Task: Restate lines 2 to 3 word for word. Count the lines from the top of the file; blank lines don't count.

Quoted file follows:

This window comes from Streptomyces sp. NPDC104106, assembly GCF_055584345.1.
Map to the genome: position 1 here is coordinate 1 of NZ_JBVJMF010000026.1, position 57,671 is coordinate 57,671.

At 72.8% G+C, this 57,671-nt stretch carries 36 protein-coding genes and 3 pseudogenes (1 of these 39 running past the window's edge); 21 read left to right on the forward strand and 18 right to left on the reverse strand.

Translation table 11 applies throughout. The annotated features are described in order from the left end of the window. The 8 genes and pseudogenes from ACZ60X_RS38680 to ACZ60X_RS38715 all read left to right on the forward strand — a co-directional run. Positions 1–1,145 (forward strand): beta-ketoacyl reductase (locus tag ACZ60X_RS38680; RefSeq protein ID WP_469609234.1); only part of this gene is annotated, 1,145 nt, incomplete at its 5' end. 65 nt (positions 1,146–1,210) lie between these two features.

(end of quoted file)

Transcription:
Map to the genome: position 1 here is coordinate 1 of NZ_JBVJMF010000026.1, position 57,671 is coordinate 57,671.

At 72.8% G+C, this 57,671-nt stretch carries 36 protein-coding genes and 3 pseudogenes (1 of these 39 running past the window's edge); 21 read left to right on the forward strand and 18 right to left on the reverse strand.